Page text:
amount in controversy exceeds $5 million; 21 and (4) the primary defendants are not
See R. Doc. 52.
See 28 U.S.C. § 1441(a).
15 See Manguno v. Prudential Property and Cas. Ins. Co., 276 F.3d 720, 723 (5th Cir. 2002).
17 See 28 U.S.C. § 1447(c) (“A motion to remand the case on the basis of any defect other than lack of subject
matter jurisdiction must be made within 30 days after the filing of the notice of removal . . . . If at any time
before final judgment it appears that the district court lacks subject matter jurisdiction, the case shall be
18 See 28 U.S.C. 1332(d)(11). See also Rainbow Gun Club, Inc. v. Denbury Onshore, L.L.C., 760 F.3d 405,
408 (5th Cir. 2014).
19 28 U.S.C. 1332(d)(11)(B)(i).
20 28 U.S.C. 1332(d)(11)(A).
21 28 U.S.C. § 1332(d)(2), (6). See also Hood ex rel. Miss. v. JP Morgan Chase & Co., 737 F.3d 78, 85 (5th
states, state officials, or other governmental entities. 22 In addition, CAFA provides that a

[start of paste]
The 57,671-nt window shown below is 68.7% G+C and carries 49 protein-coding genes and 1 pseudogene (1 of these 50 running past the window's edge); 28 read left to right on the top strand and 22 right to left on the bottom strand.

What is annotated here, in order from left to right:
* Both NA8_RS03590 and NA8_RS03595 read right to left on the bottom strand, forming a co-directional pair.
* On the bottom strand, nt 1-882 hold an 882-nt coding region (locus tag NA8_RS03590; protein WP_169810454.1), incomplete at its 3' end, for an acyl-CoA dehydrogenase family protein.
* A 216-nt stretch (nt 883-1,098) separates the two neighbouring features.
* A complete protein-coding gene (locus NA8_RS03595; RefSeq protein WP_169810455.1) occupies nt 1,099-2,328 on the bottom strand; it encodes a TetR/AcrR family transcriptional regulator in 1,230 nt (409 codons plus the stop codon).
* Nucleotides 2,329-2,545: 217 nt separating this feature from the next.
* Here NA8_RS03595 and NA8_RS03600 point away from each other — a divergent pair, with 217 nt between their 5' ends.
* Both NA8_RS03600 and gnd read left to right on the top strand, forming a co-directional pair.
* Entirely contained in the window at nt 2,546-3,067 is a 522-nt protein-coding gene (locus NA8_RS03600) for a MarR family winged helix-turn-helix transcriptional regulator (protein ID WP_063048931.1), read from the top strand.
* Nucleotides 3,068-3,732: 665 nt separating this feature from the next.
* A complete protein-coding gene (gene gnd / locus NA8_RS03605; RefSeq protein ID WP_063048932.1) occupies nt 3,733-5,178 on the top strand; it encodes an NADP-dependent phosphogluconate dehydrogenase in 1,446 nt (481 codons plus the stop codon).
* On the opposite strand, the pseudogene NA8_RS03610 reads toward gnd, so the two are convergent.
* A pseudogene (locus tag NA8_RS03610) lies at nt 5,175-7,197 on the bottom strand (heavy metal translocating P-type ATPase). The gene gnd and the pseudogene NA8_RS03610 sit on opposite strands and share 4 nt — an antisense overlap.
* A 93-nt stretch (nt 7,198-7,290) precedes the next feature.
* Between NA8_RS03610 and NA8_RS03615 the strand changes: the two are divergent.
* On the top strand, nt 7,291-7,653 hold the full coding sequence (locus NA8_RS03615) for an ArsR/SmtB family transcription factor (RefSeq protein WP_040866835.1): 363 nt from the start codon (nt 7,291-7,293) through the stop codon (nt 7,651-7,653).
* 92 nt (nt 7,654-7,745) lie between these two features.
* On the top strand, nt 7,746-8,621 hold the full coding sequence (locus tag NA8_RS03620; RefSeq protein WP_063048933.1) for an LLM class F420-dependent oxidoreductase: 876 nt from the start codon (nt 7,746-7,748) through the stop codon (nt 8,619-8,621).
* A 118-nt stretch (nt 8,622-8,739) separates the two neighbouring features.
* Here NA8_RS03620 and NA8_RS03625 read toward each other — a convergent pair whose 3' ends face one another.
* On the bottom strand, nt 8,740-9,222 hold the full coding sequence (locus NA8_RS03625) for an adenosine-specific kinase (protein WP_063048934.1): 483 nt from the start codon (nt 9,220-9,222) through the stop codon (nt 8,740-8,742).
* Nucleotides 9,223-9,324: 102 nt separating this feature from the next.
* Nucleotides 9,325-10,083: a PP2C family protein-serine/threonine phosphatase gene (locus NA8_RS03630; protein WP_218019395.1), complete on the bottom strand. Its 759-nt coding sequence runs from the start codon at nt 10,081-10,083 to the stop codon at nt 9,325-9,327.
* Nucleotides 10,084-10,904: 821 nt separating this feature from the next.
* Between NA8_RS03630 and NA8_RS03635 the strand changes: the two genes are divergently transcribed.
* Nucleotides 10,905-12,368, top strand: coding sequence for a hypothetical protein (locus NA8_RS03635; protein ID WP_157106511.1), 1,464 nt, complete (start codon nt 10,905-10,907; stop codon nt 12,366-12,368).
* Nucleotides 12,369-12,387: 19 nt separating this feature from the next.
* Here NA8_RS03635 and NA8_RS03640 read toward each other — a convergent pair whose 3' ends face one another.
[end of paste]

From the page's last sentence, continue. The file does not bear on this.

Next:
court has jurisdiction “only over those plaintiffs whose claims in a mass action satisfy the
jurisdictional amount requirements under subsection (a)” 23 for diversity jurisdiction,
which requires the matter in controversy to exceed $75,000, exclusive of interest and
costs. 24 The removing party bears the burden of proving that the provisions of CAFA are
satisfied, 25 while “the party objecting to CAFA jurisdiction must prove that the CAFA
matter jurisdiction.” 26
Does This Case Satisfy CAFA’s Jurisdictional Requirements?
A. Minimal Diversity
To remove a mass action under CAFA, the case must have minimal diversity, which
is satisfied when at least one plaintiff and one defendant are citizens of different states. 27
Citizenship for purposes of diversity jurisdiction must exist at the time the action
commences. 28 “In cases removed from state court, diversity of citizenship must exist both
at the time of filing in state court and at the time of removal to federal court.” 29 Plaintiffs
argue Defendants fail to establish minimal diversity. 30
22 See Hollinger v. Home State Mut. Ins. Co., 654 F.3d 564, 569 (5th Cir. 2011); 28 U.S.C. § 1332(d)(2), (5),
23 28 U.S.C. § 1332(d)(11)(B)(i).
24 28 U.S.C. § 1332(a).
25 See Rainbow Gun Club, 760 F.3d at 409 n.3; Preston v. Tenet Healthsystem Memorial Medical Center,